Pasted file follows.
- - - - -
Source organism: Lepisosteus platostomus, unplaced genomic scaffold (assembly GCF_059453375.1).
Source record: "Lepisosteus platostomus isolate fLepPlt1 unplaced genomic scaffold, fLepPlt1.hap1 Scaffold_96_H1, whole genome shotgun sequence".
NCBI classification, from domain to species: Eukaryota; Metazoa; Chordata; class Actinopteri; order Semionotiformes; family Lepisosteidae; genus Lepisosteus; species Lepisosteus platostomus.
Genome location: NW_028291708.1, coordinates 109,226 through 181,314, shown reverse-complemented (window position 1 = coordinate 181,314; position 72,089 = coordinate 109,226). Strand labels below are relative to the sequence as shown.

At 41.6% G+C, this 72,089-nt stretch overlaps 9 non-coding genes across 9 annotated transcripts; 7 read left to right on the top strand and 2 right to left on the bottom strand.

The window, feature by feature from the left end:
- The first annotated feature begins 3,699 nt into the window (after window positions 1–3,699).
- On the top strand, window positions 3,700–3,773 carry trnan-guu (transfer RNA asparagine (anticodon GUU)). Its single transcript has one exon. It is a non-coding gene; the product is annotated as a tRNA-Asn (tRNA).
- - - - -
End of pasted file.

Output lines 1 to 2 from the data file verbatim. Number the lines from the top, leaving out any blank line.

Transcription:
Source organism: Lepisosteus platostomus, unplaced genomic scaffold (assembly GCF_059453375.1).
Source record: "Lepisosteus platostomus isolate fLepPlt1 unplaced genomic scaffold, fLepPlt1.hap1 Scaffold_96_H1, whole genome shotgun sequence".